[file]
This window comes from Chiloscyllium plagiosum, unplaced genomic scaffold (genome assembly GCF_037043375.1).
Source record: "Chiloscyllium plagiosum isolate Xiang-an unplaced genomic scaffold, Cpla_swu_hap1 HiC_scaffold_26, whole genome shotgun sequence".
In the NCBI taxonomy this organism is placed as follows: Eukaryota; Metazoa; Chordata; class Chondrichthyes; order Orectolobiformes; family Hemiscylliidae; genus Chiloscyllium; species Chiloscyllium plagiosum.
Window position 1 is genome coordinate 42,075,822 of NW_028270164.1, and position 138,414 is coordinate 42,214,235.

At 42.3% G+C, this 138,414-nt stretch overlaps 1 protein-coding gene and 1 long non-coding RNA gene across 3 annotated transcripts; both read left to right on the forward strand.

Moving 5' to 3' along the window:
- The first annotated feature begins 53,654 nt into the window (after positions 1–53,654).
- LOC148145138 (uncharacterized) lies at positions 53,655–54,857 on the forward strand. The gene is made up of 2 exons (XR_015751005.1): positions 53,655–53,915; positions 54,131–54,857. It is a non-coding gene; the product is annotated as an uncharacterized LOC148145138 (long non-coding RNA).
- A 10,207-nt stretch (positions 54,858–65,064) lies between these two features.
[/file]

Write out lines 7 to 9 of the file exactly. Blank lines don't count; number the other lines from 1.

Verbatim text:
- The first annotated feature begins 53,654 nt into the window (after positions 1–53,654).
- LOC148145138 (uncharacterized) lies at positions 53,655–54,857 on the forward strand. The gene is made up of 2 exons (XR_015751005.1): positions 53,655–53,915; positions 54,131–54,857. It is a non-coding gene; the product is annotated as an uncharacterized LOC148145138 (long non-coding RNA).
- A 10,207-nt stretch (positions 54,858–65,064) lies between these two features.